is owned by capitalists and speculators. Cherubu^co, (p. o.,) the summit station upon the
0. R. R., The Frontiers, (Frontier p. o.,) and Wrightsville, upon the w. border, are
hamlets. This town lies within No. 6 of the Old Military Tract. The first settlers located upon
the Old Military Road and near The Frontiers.8 A M. E. church has lately been organized.

DAWYEMORA9—was formed from Beekmantown, Dec. 14, 1854. It is the central town
upon the w. border of the co. Its surface is mostly a wild, mountainous upland, covered with a
sandy soil and light growth of forest trees. Chazy Lake, near the center, 3J miles long by 1J

and others, in 1785. He erected the first saw and grist mills, in
1789. Among the other early settlers were Elnathan Rogers,
Wm. Beaumont, Chas.L. Sailly, Samuel Ashman, Joseph Corbin,
Silas Hubbell, Elias Dewey, Charles Bedlow, David Savage, and
Benj. Tylee.

7 M. E., Prot. E., Presb., and R. C. Since 1855,3 churches have
been organized at Rouses Point; R. C., M. E., and Prot. E.

8 Pronounced SM-zee. It included the patent granted to
Elkanah Dean and 29 others, July 11,1769.

9 He was accompanied by two men, named Gonde and Swarte.
He was driven off in 1776, but returned after the war, and died
there in 1810.—
Palmer's Hist. Lake Champlain, p. 80.

10 Among the early settlers were Levi Hazen, Septa Fillmore,
John Bronson, Elisha Ransom, George Root, and John Douglas.
Miss M. Bingham taught the first school, in 1802.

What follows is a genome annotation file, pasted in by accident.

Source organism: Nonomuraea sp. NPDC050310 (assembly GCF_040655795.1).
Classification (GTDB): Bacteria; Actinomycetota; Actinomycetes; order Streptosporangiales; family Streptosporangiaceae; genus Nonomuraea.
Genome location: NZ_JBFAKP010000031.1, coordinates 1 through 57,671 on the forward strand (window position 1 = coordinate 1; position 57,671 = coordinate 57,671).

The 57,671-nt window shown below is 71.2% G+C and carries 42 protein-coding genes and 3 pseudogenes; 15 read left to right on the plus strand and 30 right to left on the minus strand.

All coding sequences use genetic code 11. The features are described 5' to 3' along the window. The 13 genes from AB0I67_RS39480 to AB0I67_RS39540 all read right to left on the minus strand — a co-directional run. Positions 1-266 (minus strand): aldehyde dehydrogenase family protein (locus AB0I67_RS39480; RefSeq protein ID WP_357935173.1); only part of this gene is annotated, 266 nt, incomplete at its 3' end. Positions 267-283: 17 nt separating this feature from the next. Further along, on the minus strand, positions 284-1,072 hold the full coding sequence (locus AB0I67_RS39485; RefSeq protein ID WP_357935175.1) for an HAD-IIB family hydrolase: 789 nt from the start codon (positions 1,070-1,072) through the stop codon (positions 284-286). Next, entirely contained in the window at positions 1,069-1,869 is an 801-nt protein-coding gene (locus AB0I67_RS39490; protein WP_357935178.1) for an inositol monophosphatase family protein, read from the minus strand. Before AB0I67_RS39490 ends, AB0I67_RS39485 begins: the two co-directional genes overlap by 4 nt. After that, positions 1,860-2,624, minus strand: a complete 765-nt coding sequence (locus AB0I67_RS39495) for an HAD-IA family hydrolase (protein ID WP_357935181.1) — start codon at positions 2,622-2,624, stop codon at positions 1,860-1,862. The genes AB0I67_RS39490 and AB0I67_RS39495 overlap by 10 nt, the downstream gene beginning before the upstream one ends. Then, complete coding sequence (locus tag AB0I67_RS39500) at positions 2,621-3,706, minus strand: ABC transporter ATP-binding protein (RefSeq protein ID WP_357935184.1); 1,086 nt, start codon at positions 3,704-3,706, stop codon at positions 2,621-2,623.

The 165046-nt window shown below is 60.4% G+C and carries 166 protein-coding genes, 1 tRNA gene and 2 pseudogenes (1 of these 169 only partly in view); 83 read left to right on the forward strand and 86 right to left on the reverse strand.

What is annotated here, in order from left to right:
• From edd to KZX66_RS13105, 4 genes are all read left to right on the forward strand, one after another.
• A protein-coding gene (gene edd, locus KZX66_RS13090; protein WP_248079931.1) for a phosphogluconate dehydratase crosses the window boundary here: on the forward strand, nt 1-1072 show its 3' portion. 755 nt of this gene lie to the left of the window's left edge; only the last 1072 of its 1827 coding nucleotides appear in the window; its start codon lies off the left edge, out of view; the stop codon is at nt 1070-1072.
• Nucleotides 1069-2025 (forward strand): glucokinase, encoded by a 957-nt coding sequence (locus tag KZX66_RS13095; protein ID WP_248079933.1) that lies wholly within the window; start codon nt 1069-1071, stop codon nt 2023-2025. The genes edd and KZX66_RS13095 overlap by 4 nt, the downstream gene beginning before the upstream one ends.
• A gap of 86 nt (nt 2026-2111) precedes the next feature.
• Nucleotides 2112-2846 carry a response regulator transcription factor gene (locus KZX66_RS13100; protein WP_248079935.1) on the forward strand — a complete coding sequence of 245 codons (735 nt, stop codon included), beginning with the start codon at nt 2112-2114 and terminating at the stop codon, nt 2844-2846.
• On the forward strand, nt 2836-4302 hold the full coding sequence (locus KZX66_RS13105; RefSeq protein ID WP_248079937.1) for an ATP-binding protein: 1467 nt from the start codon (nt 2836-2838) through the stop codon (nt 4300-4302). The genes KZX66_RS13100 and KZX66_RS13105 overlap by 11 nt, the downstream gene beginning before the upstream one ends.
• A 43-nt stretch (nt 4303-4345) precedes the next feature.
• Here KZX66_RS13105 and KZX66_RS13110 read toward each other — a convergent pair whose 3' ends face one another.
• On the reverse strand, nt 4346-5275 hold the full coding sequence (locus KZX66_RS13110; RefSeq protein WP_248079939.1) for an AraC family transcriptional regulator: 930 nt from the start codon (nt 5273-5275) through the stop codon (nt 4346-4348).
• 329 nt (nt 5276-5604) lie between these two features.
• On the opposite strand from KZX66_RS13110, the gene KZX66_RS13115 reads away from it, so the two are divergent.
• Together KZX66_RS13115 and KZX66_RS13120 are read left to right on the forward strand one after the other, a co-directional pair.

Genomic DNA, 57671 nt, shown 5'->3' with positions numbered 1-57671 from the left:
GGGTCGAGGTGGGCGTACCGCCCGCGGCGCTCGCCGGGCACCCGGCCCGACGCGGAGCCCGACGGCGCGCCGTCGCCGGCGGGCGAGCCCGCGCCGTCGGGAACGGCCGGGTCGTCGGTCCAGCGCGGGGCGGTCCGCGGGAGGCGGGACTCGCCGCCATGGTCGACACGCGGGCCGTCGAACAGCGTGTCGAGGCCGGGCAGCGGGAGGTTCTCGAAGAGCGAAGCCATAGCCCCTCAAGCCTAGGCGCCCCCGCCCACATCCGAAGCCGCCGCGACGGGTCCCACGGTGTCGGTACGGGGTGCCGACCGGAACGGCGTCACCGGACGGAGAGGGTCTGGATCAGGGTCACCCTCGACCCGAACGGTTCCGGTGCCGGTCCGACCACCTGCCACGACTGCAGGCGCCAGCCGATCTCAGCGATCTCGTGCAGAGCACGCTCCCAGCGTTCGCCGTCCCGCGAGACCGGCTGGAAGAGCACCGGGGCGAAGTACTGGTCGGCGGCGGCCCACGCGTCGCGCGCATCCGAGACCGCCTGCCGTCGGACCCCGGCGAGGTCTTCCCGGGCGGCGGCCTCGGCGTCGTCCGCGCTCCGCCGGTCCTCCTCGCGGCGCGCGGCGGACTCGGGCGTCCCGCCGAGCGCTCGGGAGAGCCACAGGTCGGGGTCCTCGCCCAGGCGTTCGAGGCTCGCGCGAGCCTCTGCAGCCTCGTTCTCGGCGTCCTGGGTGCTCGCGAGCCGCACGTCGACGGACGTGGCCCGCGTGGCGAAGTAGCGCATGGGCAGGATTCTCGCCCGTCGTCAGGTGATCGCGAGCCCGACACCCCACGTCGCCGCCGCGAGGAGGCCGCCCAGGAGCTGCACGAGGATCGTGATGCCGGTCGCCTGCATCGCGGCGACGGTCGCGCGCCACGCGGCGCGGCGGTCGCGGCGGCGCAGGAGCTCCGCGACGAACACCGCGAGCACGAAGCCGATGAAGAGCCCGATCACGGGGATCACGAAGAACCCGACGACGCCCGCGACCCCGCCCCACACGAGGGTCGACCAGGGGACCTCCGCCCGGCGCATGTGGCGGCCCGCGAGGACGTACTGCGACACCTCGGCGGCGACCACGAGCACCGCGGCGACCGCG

11 2 M. E., Bap., Cong., and Wes. Meth.

12 Among these early settlers were Junio JJoward, Calvin John¬
son, C. A. Smith, Ebenezer Gates, George .Peters, and Stephen
Martin, mostly from Vt. The first child born was Bhoda S.
Howard, Feb. 7,1819; the first marriage, that of Cornelius'Aus¬
tin and Fanny Hall, in 1822; and the first death, that of a child
of William Hunter, in 1820. Mary Emmonds taught the first
school, in 1821; Benjamin Roberts kept the first inn; Charles D.
Backus the first store, in 1835; and John McCoy erected the first

is Named by Gen. Skinner, from a celebrated iron locality in


Called Point au Feu (Fire Point) upon a map bearing date
of 1748. During the Revolution, the Moira, a vessel of war,
anchored off this point, and barracks were built upon the land
for the winter quarters of the marines. The place was occupied
by the British until 1796. It was reserved by the State in 1787
for military purposes, but was not used.


Named froip Geo. Perry, former proprietor.


tion of the R. R. The passenger and freight depSts are both


and shut by steam, admits the passage of vessels. About one


mi. n. of the village, upon the banks of the lake, Fort Mont¬


lake. It was begun soon after the War of 1812; but in 1818 it
was found to be within the limits of Canada, and the work was


abandoned. It became known as ‘‘Fort Blunderbut by the
Webster Treaty pf 1842 it was ceded again to the U. S. Work
upon it has been resumed; and it is estimated that the completed
works will cost $600,000, of which sum $275,000 has already been


3 Named from Ebenezer Cooper, who erected mills there.


® Moore came in to survey the tract granted to Smith, Graves,